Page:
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The Return-on-Investment of Search Engine Optimization

(updated 2021) 

Website owners may hear that search engine optimization is a foundational requirement, if you want to generate positive return on your efforts. Unless you are technically savvy, an expert, or otherwise interested in the internet of things, the advice is typically generalized and without much instruction. This leaves most of us passing it off to an expert. Even so, you should know the value of your investment, and the trade-offs of outsourcing over developing in-house talent. For these decisions, you may need something a little more concrete than a passing understanding of SEO, including the SEO-ROI connection.

Search Engine Optimization (“SEO”)
SEO encompasses all facets of making a website or a brand visible and readily accessible to the consumer through unpaid search engine tactics. A website’s SEO components may include the following:

• Metadata
• Strategic Keywords
• Internal Links
• Reputable Outbound Links
• Inbound Links
• Anchor Text
• Site Map
• Content Structure
• Load Time
• Comment Management
• Paid Advertisement Links
• Web Crawler Management

Branding SEO components may include the following:

• A Facebook status update that connects the consumer to a product promotion page
• A tweet that connects followers to a new blog post
• A Linkedin post that connects job seekers to a career site

This communication type appears in search results independent of the originating social network.1

Additionally, search results are also impacted by the number of shares and the amount of traffic generated, so it would be remiss not to include these results as a part of the SEO landscape.  

”Acquiring new customers is important; but maintaining current loyal customers is arguably even more important: It costs less to market to and to maintain loyal customers, a 5% increase in retention increases profits by at least 25%, and loyal customers contribute up to ten times more to the bottom line than irregular customers.”

- Lifetime Value of a Customer

Return on Investment (“ROI”)
Whether you hire a professional or assign an internal resource, it’s easier to gain buy-in from stakeholders when the added monetary value can be conveyed.

If you are a non-web based business, with only occasional SEO needs, the choice between outsourcing and developing the talent internally, may be fairly easy decision. In the long-run, it will cost less to outsource and get occasional maintenance, than to pay a salaried specialist. Also, the cost to implement would be so nominal, you probably would not concern yourself with the nuances of deriving an estimate of the expected profit generated by SEO, versus the expected future cost for SEO. But, if you're a web dependent business, the choice to outsource versus develop talent, is not as evident. You'll need SEO updates as industry changes, and you'll want to know what to expect, and how to determine the value of the SEO efforts. In addition, if you are product based business with frequent website updates, you will want more regular monitoring to ensure that SEO settings remain optimal.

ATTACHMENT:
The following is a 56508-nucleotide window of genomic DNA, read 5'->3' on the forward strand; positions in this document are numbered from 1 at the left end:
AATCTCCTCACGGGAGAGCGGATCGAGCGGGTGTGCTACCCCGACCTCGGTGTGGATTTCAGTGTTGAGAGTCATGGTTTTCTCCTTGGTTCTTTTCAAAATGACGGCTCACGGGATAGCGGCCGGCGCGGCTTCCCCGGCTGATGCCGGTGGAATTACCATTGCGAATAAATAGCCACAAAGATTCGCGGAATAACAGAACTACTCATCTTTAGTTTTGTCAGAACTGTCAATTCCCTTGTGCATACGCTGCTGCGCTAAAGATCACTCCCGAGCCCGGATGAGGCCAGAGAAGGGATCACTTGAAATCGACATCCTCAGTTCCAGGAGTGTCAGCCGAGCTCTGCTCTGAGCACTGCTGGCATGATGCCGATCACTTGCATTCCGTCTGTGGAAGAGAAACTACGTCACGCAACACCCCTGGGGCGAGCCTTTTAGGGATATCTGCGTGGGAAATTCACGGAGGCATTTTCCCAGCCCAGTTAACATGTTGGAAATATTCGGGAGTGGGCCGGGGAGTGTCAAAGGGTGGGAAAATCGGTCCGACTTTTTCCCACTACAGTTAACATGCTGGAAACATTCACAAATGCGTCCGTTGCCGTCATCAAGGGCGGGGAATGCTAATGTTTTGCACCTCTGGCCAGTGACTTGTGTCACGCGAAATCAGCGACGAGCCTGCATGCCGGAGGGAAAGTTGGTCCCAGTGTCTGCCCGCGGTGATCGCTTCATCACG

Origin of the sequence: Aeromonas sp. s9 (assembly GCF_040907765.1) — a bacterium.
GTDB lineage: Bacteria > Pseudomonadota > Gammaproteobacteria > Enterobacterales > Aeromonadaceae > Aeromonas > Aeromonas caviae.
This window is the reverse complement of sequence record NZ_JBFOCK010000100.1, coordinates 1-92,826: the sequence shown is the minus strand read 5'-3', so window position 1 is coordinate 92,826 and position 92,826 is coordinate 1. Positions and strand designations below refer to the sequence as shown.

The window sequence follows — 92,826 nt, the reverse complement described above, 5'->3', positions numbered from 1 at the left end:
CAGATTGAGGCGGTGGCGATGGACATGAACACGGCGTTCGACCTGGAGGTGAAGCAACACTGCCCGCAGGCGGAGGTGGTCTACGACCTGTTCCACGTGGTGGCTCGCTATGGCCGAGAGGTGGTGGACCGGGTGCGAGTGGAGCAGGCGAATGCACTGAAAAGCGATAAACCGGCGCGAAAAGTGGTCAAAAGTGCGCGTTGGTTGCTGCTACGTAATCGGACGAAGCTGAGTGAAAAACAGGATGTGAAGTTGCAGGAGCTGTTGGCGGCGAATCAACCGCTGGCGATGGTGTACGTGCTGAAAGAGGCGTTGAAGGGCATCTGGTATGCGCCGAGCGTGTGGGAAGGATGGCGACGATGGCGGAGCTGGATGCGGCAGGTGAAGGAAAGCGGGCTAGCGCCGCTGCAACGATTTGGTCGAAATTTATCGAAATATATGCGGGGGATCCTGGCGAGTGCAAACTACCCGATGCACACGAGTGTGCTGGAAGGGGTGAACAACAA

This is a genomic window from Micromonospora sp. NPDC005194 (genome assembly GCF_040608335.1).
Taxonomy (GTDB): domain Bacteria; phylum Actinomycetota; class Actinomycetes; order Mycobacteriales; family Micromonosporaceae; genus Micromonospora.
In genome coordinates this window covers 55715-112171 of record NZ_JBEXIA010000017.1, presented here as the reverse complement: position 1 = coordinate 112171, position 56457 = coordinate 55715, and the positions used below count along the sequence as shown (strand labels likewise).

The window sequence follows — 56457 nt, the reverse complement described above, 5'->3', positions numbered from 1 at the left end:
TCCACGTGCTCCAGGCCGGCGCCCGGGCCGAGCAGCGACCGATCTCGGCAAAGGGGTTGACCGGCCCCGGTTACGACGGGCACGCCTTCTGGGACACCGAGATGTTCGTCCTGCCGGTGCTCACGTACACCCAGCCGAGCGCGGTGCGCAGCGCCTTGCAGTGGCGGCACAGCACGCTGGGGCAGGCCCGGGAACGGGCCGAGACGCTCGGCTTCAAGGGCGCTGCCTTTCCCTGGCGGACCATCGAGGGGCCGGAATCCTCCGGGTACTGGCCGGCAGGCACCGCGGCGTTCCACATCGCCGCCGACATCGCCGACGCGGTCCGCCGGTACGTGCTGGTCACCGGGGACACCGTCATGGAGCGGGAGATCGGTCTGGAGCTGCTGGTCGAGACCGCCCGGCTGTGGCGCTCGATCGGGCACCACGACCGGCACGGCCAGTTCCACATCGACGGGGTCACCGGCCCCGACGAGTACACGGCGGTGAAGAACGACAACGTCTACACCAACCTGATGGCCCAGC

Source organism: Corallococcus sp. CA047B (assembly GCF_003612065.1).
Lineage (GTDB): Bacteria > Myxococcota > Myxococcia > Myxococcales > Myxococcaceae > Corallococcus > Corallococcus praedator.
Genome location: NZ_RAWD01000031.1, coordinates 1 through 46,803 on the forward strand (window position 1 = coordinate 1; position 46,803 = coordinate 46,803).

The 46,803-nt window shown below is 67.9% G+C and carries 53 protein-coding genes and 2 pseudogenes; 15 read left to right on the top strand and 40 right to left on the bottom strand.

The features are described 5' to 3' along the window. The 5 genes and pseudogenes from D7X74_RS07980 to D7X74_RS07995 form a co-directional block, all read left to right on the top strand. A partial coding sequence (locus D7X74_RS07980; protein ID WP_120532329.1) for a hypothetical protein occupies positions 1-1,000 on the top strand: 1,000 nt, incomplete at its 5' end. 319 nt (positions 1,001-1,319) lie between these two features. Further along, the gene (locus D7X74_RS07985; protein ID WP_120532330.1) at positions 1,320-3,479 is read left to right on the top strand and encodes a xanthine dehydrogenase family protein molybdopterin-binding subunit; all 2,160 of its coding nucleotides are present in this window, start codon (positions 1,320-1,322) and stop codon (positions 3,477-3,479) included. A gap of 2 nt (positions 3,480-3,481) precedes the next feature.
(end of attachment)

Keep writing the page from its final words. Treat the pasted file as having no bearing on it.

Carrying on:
Fortunately, ROI is a measure that explicitly captures a project’s value. It's flexible enough to use as an initial indicator of value, as well as for ongoing analysis. ROI will also provide a basis for comparing the value of several projects, such as the expected benefits of implementation compared to the cost to outsource and the cost to develop in-house talent.

There are four key areas to assessing the ROI of SEO, no matter who executes the technical or branding SEO efforts:

• Pagerank is the value that search engine algorithms assign to your webpages. Monitor ranking by site, page, or link and see if you hit your target, e.g. top 10 search results.
• Traffic patterns can be monitored by referring site as well as geographic location. For branding and promotional efforts, the success of a specific link should be monitored concerning the volume of visits generated, which triggers consideration of link/site popularity.
• Keyword searches should be performed regularly for the top five keywords. Monitor the results and note the changes in position, positive or negative, for each keyword. Furthermore, track the search terms used by visitors. Note which are used most and note the trends for favored keywords that diverge from your organization’s current top five.
• Bounce Rate: Always scrub against the bounce rate data. It will help to determine if a chosen keyword association is detracting from SEO-ROI. It will also help to pinpoint the degree of effectiveness of traffic generated by branding and promotional links.

Monitoring performance is never an easy task, and is subject to the organization’s structure, goals, tactics, budget, etc. However, the exercise is well worth the headache. Establishing value puts the organization on the right track and helps to get the needed stakeholder buy-in.

1. "Although this has not traditionally been considered a part of the SEO landscape."
This text was removed, because eight years latter, this is commonly considered for SEO. A long time ago, I was ahead of the curve on this stuff!

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